Pre-heat oven 350 degrees.
If you want to be able to lift the finished meatloaves out of the pans to slice them for service, line the pans with parchment slings. Although, I will warn you, the meatloaf does not slice particularly elegantly until it’s very cold, which is great for leftovers and/or sandwiches, and less great for initial presentation.
In a large bowl, whisk the eggs. Add turkey, bread crumbs, and the tomato-vegetable mixture, Mix gently, but until everything is well combined (I find it is easiest to use my hands to do this). Divide the mix between the two loaf pans. Divide and spread the Spicy Indian Ketchup over the top (recipe below).
Bake for 45 minutes to 1 hour, until internal temperature is 165 degrees (the first time I did this it took about 40 minutes, this week it took the full hour).
Spicy Indian Ketchup
1 cup ketchup
1 ½ Tbsp curry powder
1 ½ Tbsp turmeric
Whisk together. Season to taste.
(adapted from Rachel Ray)
These are basically like making potato pancakes from leftover mashed potatoes, only with cauliflower and with the sole intent of turning them into crispy fried things.
1 large head of cauliflower (about 2 ¼ lb)
1/8 cup parmesan
1 egg, beaten
½ cup flour
Salt, pepper, nutmeg
Cut the cauliflower into florets and then steam or boil until very soft. Drain and then mash until smooth. Depending on how wet your mixture seems at this point you may want to cook off some of the excess water. Allow to cool for 10-15 minutes.
Add the egg, parmesan and flour. Season to taste with salt, pepper and nutmeg.
Heat a griddle or frying pan over medium heat and grease lightly with butter or oil. Drop ¼ cupfuls of mixture into the pan and flatten slightly to pancake shape/size. Fry for 1-3 minutes/side or until browned and crispy.
Note: I cooked and mashed my cauliflower the night before and then added the egg and flour just before I planned to fry the fritters.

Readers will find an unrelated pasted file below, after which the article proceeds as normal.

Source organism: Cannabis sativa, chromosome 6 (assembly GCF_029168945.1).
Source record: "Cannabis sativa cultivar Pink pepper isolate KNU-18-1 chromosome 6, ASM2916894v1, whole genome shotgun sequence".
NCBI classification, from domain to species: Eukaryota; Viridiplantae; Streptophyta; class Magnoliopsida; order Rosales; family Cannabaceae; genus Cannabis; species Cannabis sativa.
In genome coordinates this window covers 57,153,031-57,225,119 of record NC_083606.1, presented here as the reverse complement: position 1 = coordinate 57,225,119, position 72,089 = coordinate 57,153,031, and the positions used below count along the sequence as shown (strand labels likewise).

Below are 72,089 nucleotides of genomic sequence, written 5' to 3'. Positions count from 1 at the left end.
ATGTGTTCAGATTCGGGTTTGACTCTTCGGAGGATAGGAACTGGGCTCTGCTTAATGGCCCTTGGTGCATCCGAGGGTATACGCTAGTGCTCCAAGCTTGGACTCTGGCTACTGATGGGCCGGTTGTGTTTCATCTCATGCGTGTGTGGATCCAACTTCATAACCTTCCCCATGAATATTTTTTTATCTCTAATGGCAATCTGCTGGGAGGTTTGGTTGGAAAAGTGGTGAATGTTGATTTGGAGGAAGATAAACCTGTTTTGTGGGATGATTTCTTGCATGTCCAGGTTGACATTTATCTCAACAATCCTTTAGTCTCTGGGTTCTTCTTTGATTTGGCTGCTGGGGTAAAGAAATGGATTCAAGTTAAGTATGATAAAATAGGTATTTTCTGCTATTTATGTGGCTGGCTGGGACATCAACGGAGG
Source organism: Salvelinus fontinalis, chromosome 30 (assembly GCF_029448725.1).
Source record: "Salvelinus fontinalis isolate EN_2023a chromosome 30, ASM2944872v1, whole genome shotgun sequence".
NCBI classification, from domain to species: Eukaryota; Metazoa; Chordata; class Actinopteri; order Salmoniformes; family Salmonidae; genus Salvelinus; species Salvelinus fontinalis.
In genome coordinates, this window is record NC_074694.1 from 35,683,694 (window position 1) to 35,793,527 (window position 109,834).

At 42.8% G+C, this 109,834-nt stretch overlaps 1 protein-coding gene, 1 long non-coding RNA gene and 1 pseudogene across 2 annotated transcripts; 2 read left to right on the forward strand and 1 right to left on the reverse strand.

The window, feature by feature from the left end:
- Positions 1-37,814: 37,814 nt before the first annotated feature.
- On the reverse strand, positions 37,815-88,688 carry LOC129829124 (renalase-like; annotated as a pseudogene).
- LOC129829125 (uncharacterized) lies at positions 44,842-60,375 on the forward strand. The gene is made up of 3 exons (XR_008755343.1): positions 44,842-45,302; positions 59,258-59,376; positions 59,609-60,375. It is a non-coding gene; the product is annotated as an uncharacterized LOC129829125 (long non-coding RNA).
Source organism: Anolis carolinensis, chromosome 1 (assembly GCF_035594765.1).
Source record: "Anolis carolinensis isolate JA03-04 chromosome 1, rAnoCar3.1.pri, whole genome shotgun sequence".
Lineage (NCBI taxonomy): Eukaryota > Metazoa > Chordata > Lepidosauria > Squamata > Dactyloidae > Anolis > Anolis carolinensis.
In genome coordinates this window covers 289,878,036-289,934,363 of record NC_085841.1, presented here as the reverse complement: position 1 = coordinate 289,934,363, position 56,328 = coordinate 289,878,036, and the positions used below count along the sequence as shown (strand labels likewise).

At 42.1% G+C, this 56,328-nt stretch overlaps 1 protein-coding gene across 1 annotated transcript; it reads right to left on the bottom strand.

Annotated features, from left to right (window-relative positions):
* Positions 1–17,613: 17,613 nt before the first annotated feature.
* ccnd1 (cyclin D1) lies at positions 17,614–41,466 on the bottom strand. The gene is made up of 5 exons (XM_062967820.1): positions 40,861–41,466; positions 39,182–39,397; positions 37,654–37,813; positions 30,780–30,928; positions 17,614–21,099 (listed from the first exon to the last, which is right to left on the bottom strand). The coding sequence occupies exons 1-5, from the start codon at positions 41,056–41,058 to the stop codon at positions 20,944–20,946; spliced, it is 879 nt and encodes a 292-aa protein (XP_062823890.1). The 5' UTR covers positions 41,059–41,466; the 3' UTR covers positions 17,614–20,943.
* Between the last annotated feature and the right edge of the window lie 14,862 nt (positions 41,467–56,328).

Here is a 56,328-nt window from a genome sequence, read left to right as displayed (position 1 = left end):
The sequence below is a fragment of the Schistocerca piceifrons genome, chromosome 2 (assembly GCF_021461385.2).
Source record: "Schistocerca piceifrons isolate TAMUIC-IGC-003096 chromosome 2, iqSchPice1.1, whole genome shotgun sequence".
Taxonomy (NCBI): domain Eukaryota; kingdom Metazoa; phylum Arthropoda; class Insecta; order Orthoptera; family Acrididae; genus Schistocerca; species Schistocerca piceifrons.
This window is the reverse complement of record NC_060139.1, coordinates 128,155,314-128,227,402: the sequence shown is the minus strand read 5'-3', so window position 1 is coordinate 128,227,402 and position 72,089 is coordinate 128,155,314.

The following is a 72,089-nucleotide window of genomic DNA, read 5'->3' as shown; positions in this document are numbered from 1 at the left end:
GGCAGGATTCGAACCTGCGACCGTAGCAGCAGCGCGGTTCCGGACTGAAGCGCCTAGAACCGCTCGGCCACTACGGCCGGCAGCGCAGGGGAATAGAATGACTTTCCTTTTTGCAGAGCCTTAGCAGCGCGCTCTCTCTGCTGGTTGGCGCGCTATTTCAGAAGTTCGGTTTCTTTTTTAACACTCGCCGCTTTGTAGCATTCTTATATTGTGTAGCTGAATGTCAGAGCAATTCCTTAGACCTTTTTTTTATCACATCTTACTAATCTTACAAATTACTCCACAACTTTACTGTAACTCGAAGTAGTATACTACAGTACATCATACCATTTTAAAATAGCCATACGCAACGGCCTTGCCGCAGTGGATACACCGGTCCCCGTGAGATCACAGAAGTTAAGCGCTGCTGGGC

Spiced Rhubarb Chutney
Tender young Spring rhubarb does not require peeling. Tougher, older, imported end of Summer rhubarb needs peeling – just use your knife to peel the outer skin of the rhubarb off, it’ll come off in long strips. The upside to peeling your rhubarb is that you lose the tough strings, the downside is that you lose the ruby red color that it lends dishes. What that means for this late Summer chutney is that it’s tasty, but isn’t quite as pretty as it perhaps could be.
Rhubarb has an approximately 15 second window between tender and mush. I missed that window and this ended up with more of an apple sauce consistency than something I would describe as a chutney. That being said, I would make it again the same way, because the flavors all melded together really nicely and I liked the slightly sour rhubarb sauce texture studded with plump dried cherries.
¾ cup sugar (I used a very scant ¾ cup because I like my rhubarb dishes on the tart side)
1/3 cup cider vinegar
1” piece ginger, peeled and grated
1-2 cloves garlic, peeled & grated
1 tsp cumin
½ tsp ground cinnamon
½ tsp ground cloves
¼ tsp dried crushed red pepper
1 ½ lb rhubarb, cut in a ½” dice
½ cup (generous) red onion, chopped
1/3 cup dried tart cherries (or raisins)
Bring sugar, vinegar and spices to a boil in a large saucepan. Cook until the sugar is dissolved and then add the rhubarb, onion and dried cherries. Cook until rhubarb starts to soften and mixture thickens (between 5-10 minutes). Cool to room temperature.
Just because they’re so gosh durn pretty.